West Coast Editor

In an uncommonly structured deal, Elan Corp. plc is backfilling its troubled pipeline with a Phase I drug candidate for Alzheimer's disease, paying Transition Therapeutics Inc. as much as $200 million - $15 million of that amount promised in the next two years - for the small-molecule AZD-103.

Toronto-based Transition's stock (TSX:TTH) rose C6 cents Wednesday to close at C75 cents (US67 cents).

The joint development and commercialization arrangement gives Transition $7.5 million this year and the same amount in 2007, with the possibility for up to $185 million in milestone payments.

Dublin, Ireland-based Elan and Transition will share the costs and operating profits of AZD-103, and each party's cost share and ownership interest may vary during the agreement, depending on "certain [unspecified] elections that may be made."

That's where the novelty comes in.

"Right now it's a 70/30 split," with Elan paying the bulk, said Tony Cruz, chairman and CEO of Transition. "But there comes a point where we can change that - increase our position or opt out and take a more traditional licensing agreement with a royalty stream."

Cruz said his firm has no preference at the moment, and just wants to make sure the compound "gets to the finish line as fast as possible."

Oral AZD-103 breaks down neurotoxic fibrils, allowing amyloid peptides to clear the body rather than form amyloid plaques. Transition acquired the compound through its buyout in March of Ellipsis Neurotherapeutics Inc. (of which Transition previously had held shares), also based in Toronto.

"When two amyloid betas get together and aggregate, the initial interaction is very weak," Cruz said, but then they start clumping more seriously, and the disease is difficult to stop.

AZD-103, which crosses the blood-brain barrier through an existing transporter, "prevents the interaction, and displaces existing aggregates by binding or competing at the same site," Cruz told BioWorld Today, adding that six-month studies showed no toxicity, despite giving the highest feasible toxicity dose to animals.

"We've searched 750 molecules, all in the same area, with very similar structures," and none could do what AZD-103 has done, at least so far, Cruz said.

News of the Transition deal didn't do much for Elan's shares (NYSE:ELN), which closed Wednesday at $15.54, up 2 cents.

Elan still suffers from problems with Tysabri (natalizumab), the multiple sclerosis drug partnered with Cambridge, Mass.-based Biogen Idec Inc. The firms withdrew Tysabri in February 2005, several months after launch, because of its link to cases of progressive multifocal leukoencephalopathy. This summer, the FDA allowed Tysabri back on the market, but many doctors have been wary of using it except in the sickest or refractory patients. (See BioWorld Today, June 6, 2006.)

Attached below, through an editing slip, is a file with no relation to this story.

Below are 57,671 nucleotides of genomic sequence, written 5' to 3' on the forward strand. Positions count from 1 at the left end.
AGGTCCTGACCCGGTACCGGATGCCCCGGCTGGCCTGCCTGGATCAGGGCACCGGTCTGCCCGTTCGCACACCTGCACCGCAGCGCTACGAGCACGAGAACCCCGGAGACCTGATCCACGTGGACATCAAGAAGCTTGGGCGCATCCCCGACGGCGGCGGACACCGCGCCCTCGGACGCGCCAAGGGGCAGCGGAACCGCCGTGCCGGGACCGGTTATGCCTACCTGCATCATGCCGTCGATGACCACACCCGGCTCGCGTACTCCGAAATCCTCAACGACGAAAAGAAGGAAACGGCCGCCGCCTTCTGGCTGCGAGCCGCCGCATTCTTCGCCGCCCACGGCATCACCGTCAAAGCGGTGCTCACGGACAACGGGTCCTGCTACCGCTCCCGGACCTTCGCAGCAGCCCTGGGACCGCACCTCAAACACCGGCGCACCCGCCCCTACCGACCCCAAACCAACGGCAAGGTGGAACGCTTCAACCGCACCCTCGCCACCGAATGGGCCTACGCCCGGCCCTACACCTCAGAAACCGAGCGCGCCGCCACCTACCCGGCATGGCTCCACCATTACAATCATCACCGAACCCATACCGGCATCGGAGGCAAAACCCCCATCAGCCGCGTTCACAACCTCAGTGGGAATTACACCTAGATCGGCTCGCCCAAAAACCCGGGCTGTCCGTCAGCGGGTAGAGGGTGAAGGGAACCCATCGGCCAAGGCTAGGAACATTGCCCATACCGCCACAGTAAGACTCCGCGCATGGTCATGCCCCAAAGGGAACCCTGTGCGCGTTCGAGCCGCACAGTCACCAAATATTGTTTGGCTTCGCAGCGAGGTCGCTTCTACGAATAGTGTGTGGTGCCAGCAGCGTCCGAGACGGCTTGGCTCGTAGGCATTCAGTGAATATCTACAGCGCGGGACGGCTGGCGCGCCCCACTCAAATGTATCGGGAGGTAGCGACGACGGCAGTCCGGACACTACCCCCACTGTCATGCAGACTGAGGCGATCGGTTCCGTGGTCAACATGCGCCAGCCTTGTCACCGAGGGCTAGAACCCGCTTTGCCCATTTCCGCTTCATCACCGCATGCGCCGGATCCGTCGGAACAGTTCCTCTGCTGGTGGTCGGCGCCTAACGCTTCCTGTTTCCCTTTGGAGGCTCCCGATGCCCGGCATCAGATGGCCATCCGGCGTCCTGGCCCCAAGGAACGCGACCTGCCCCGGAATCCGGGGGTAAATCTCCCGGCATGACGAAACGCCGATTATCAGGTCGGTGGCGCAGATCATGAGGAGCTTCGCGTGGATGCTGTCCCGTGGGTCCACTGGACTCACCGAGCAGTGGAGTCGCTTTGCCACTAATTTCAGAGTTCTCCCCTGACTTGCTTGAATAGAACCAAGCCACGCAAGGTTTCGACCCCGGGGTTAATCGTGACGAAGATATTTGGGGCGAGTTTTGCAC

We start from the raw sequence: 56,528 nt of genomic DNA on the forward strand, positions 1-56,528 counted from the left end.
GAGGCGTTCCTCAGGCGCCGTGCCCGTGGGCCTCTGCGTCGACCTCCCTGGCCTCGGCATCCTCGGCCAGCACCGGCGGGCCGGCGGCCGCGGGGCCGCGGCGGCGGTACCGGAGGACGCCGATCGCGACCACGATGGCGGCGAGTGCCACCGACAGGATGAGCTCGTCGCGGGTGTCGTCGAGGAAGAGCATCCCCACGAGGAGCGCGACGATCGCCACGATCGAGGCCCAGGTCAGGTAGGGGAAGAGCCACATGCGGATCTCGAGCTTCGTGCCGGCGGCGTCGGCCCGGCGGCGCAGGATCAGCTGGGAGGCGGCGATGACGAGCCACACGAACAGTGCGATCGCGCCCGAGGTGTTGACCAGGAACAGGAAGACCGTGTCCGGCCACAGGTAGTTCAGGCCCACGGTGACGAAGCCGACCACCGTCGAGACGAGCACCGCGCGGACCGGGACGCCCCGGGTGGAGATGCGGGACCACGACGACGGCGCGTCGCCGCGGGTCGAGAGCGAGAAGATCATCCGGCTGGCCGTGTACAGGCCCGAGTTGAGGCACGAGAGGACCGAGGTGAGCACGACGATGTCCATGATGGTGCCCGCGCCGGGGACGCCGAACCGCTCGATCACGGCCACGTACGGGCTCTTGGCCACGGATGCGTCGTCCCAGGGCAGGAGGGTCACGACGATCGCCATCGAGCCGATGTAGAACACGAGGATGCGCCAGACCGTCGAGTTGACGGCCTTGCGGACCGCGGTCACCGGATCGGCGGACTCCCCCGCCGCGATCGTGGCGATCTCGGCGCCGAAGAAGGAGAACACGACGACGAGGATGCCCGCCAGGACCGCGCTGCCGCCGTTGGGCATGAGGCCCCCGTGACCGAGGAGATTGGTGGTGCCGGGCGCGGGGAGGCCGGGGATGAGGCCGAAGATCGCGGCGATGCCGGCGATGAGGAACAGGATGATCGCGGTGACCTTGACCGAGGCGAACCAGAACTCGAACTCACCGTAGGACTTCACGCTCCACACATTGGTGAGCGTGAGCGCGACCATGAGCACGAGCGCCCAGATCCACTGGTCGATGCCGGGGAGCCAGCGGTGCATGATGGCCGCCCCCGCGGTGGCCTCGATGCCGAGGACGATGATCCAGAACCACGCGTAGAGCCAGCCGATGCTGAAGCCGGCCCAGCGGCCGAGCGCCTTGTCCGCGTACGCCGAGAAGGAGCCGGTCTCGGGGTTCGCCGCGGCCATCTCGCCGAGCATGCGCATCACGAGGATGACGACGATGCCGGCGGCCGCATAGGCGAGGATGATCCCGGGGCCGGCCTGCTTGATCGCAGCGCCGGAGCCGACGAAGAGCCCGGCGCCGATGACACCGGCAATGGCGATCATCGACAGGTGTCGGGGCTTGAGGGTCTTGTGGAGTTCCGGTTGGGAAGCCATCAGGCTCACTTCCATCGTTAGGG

Doing better for Elan is Prialt (ziconitide), the pain drug launched in the first quarter of 2005, which tallied full-year revenue of $6.3 million. Tokyo-based Eisai Co. Ltd. bought the European rights to Prialt early this year in a deal worth up to $100 million. (See BioWorld Today, Feb. 10, 2006.)

Eisai sells the world's leading Alzheimer's therapy, Aricept (donepezil), an acetylcholinesterase inhibitor approved by the FDA in 1996.

Two of Elan's compounds from its Alzheimer's disease immunotherapy program, partnered with Madison, N.J.-based Wyeth, are moving through the clinic. Phase II trials testing AAB-001, a humanized monoclonal antibody to A-beta, will undergo an interim analysis in the second half of this year, which also is when the interim peek is due for Phase I trials with ACC-001 (active A-beta immunotherapeutic conjugate). Elan also is moving forward with its own internal gamma and beta secretase Alzheimer's programs.

"They know this disease very well," Cruz said, conceding that Elan is "mitigating [its] risk, probably" with the Transition deal, but AZD-103 offers a different mechanism of action. "We did have multiple players at the table," he said.

Also in the Transition pipeline is a Phase II diabetes program, called Islet Neogenesis Therapy and partly partnered with Novo Nordisk AS, of Bagsvaerd, Denmark, in a potential $46 million deal. Novo has exclusive worldwide rights to research that combines an epidermal growth factor analogue with a gastrin analogue.

A separate program combines Byetta (exenatide, launched last year by Amylin Pharmaceuticals Inc., of San Diego) with gastrin to turn on the regeneration of islets in the body. Long-acting analogues of glucagon-like peptide-1 such as Byetta regulate blood glucose, but are approved only for a specific population of non-insulin-dependent diabetics.

The 70/30 structure of the Alzheimer's deal with Elan, including options for ownership change later, proves "a nice concept that I think others should use," Cruz said. "It's good for [Elan] and it's good for us."

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